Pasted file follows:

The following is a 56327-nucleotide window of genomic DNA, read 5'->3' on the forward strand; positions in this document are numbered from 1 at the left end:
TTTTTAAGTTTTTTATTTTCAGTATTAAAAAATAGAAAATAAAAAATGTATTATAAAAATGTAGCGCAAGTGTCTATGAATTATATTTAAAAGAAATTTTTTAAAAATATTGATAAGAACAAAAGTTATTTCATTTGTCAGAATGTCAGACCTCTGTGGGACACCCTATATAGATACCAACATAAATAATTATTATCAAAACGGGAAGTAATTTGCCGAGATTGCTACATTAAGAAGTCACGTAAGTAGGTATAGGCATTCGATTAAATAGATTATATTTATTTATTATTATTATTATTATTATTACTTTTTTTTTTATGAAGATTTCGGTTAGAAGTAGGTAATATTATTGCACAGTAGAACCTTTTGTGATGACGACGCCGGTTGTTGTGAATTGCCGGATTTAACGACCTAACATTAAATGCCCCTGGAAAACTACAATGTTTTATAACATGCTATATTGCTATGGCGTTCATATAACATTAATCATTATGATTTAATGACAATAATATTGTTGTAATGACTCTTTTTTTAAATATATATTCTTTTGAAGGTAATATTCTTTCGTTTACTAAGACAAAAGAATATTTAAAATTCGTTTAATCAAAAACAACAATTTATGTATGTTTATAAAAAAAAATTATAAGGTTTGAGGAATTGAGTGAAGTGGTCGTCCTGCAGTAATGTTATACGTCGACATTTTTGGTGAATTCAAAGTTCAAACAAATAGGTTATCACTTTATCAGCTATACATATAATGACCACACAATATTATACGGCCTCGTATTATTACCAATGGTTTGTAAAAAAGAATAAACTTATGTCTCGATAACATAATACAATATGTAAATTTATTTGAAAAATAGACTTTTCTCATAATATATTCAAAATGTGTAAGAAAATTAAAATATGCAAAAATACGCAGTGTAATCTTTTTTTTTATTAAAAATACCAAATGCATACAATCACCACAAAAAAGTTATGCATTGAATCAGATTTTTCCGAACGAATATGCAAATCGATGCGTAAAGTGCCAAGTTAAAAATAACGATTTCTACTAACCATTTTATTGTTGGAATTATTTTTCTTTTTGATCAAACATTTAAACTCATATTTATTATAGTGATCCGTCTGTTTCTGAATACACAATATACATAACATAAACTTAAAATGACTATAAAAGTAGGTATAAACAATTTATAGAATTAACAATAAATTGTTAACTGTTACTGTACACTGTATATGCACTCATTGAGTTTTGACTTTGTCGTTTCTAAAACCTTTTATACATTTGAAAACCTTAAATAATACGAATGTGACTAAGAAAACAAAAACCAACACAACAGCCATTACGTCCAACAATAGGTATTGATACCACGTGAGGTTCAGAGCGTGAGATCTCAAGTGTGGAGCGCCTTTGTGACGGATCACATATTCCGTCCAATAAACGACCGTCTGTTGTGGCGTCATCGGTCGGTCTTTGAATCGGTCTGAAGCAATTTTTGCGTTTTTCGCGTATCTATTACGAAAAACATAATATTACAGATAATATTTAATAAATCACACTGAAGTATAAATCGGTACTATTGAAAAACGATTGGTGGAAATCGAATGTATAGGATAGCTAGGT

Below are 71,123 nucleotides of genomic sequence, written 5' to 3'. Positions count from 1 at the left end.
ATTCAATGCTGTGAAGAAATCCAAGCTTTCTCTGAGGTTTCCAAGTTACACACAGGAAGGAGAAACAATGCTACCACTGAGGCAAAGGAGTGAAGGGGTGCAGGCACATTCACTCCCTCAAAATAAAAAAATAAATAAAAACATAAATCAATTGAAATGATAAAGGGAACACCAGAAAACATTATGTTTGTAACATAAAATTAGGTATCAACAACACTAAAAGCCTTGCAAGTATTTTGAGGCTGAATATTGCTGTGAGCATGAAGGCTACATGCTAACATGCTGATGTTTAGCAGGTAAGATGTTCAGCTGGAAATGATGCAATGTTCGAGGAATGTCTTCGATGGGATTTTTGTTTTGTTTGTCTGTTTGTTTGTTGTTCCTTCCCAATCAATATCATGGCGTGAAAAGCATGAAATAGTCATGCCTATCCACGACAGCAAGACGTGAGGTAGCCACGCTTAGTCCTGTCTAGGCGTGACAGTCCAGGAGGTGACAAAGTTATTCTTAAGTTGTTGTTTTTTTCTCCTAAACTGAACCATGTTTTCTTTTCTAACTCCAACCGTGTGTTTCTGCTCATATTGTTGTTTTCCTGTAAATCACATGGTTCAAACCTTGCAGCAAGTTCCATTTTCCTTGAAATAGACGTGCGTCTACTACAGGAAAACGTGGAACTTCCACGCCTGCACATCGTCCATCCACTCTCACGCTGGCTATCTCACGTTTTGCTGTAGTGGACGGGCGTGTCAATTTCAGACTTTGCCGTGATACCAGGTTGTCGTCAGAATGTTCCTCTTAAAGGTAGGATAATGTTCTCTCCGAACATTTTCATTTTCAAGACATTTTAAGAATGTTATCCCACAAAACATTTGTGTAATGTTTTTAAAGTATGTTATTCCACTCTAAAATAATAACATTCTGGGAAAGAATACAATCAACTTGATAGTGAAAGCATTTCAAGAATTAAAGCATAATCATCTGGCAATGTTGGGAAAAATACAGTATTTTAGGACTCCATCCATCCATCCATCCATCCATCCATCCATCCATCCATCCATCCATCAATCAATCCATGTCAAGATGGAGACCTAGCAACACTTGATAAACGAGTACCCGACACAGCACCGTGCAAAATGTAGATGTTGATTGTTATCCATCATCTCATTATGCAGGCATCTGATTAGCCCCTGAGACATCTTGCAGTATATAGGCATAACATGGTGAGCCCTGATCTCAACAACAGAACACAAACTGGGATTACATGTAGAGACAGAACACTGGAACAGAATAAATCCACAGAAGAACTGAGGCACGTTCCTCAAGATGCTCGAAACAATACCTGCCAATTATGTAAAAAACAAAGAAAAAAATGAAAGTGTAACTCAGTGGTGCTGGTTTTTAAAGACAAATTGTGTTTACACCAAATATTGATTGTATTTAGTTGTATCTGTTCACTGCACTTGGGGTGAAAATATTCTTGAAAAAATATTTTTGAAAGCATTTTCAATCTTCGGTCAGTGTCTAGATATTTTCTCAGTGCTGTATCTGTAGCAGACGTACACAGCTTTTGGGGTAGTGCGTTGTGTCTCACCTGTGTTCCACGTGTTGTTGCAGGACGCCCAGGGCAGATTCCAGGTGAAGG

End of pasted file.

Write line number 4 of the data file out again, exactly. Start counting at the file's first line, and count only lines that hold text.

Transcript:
ATTCAATGCTGTGAAGAAATCCAAGCTTTCTCTGAGGTTTCCAAGTTACACACAGGAAGGAGAAACAATGCTACCACTGAGGCAAAGGAGTGAAGGGGTGCAGGCACATTCACTCCCTCAAAATAAAAAAATAAATAAAAACATAAATCAATTGAAATGATAAAGGGAACACCAGAAAACATTATGTTTGTAACATAAAATTAGGTATCAACAACACTAAAAGCCTTGCAAGTATTTTGAGGCTGAATATTGCTGTGAGCATGAAGGCTACATGCTAACATGCTGATGTTTAGCAGGTAAGATGTTCAGCTGGAAATGATGCAATGTTCGAGGAATGTCTTCGATGGGATTTTTGTTTTGTTTGTCTGTTTGTTTGTTGTTCCTTCCCAATCAATATCATGGCGTGAAAAGCATGAAATAGTCATGCCTATCCACGACAGCAAGACGTGAGGTAGCCACGCTTAGTCCTGTCTAGGCGTGACAGTCCAGGAGGTGACAAAGTTATTCTTAAGTTGTTGTTTTTTTCTCCTAAACTGAACCATGTTTTCTTTTCTAACTCCAACCGTGTGTTTCTGCTCATATTGTTGTTTTCCTGTAAATCACATGGTTCAAACCTTGCAGCAAGTTCCATTTTCCTTGAAATAGACGTGCGTCTACTACAGGAAAACGTGGAACTTCCACGCCTGCACATCGTCCATCCACTCTCACGCTGGCTATCTCACGTTTTGCTGTAGTGGACGGGCGTGTCAATTTCAGACTTTGCCGTGATACCAGGTTGTCGTCAGAATGTTCCTCTTAAAGGTAGGATAATGTTCTCTCCGAACATTTTCATTTTCAAGACATTTTAAGAATGTTATCCCACAAAACATTTGTGTAATGTTTTTAAAGTATGTTATTCCACTCTAAAATAATAACATTCTGGGAAAGAATACAATCAACTTGATAGTGAAAGCATTTCAAGAATTAAAGCATAATCATCTGGCAATGTTGGGAAAAATACAGTATTTTAGGACTCCATCCATCCATCCATCCATCCATCCATCCATCCATCCATCCATCCATCAATCAATCCATGTCAAGATGGAGACCTAGCAACACTTGATAAACGAGTACCCGACACAGCACCGTGCAAAATGTAGATGTTGATTGTTATCCATCATCTCATTATGCAGGCATCTGATTAGCCCCTGAGACATCTTGCAGTATATAGGCATAACATGGTGAGCCCTGATCTCAACAACAGAACACAAACTGGGATTACATGTAGAGACAGAACACTGGAACAGAATAAATCCACAGAAGAACTGAGGCACGTTCCTCAAGATGCTCGAAACAATACCTGCCAATTATGTAAAAAACAAAGAAAAAAATGAAAGTGTAACTCAGTGGTGCTGGTTTTTAAAGACAAATTGTGTTTACACCAAATATTGATTGTATTTAGTTGTATCTGTTCACTGCACTTGGGGTGAAAATATTCTTGAAAAAATATTTTTGAAAGCATTTTCAATCTTCGGTCAGTGTCTAGATATTTTCTCAGTGCTGTATCTGTAGCAGACGTACACAGCTTTTGGGGTAGTGCGTTGTGTCTCACCTGTGTTCCACGTGTTGTTGCAGGACGCCCAGGGCAGATTCCAGGTGAAGG